• What airline were you flying? I just booked honeymoon tickets through Southwest because when I called Delta about a cheaper flight and asked about their “customer of size” policy, I got a “whut?” kind of response. When I explained what I meant, he was like, “no, you have to buy a second ticket.” I said, “Ah. Then I will fly Southwest because they don’t make you do that.” I didn’t even care if it cost me more to fly Southwest in the end. Seriously.

        • Yep, it was Delta we flew. It sounds like Southwest might be the way to go next time. I’ve flown several airlines and I think Delta might have been the most cramped experience I have had so far (even when we where flying in and I got to sit next to my husband). I never felt so cramped and uncomfortable flying before. We’re for sure going to be doing a LOT more research before our next trip. The flights nearly ruined the entire experience for us, it was that bad.

          • Airline seats seem to have been designed for the Munchkins from “The Wizard of Oz.” I don’t have problems with the width of the seats. I have problems with the fact that, almost without fail, the person in front of me will recline their seat all the way just about the moment the wheels leave the ground, and keep it there for the entire flight, pinning my knees to the back of their seat.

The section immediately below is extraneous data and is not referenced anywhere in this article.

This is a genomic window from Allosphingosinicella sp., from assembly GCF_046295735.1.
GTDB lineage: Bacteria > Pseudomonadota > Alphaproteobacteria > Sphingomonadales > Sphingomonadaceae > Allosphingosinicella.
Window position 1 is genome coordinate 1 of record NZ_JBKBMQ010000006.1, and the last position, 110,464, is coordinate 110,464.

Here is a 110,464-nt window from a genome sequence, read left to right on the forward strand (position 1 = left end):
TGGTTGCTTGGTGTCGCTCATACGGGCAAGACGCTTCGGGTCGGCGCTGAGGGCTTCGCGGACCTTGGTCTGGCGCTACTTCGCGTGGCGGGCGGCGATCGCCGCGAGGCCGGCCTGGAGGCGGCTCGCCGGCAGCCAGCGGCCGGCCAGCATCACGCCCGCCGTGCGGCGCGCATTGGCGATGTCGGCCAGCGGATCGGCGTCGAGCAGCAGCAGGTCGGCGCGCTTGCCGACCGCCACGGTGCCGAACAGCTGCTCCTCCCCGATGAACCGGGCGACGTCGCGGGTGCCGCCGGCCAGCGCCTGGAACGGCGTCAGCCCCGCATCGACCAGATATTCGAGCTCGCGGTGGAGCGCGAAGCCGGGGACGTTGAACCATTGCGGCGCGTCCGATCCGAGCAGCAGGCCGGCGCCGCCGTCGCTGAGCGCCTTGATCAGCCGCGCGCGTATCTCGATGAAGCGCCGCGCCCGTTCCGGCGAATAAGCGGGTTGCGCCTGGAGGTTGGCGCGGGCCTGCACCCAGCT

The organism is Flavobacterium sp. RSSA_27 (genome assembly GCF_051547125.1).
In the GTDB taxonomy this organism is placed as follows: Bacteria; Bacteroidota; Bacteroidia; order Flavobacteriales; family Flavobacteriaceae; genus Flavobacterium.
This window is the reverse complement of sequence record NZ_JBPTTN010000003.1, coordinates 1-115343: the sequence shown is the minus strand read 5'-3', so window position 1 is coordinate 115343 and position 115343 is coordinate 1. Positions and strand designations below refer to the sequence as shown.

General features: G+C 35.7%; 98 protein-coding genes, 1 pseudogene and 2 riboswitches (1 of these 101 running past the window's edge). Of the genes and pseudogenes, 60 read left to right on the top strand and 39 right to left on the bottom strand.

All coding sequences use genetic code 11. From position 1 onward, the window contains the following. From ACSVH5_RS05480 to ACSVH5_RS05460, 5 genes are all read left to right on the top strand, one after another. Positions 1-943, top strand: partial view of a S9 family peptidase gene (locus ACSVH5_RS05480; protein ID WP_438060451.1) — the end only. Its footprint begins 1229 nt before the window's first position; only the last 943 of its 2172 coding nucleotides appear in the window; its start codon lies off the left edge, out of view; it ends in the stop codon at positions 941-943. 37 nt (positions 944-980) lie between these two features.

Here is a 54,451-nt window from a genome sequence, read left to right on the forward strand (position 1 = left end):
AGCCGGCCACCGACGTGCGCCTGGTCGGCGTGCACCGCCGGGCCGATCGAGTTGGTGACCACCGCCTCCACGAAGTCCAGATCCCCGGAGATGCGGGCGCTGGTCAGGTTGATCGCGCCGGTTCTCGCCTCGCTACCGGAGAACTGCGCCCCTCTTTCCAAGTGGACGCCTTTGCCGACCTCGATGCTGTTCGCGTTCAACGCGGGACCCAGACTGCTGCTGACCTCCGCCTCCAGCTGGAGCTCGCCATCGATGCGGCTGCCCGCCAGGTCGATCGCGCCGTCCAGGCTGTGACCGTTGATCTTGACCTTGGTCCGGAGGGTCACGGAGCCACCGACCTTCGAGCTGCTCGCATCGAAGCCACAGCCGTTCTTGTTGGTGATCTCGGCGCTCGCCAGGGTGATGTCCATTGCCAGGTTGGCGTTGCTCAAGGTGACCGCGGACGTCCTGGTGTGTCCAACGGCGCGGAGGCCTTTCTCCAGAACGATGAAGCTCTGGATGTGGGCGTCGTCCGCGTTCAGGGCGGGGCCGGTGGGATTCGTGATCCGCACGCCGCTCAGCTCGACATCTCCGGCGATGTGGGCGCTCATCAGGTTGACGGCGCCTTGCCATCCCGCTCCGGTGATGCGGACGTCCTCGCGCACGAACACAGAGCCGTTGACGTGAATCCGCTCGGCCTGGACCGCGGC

If you’re outside their idea of ideal height or weight, the seats in coach are going to be miserable.

            • Pity those of us who live outside Southwest’s area. I’m in a small town in the NW, and Delta is usually my ONLY choice. I hate it. I really, really hate it. But if I want to ever see my family (all of whom live on the other side of the continent), I have to fly Delta.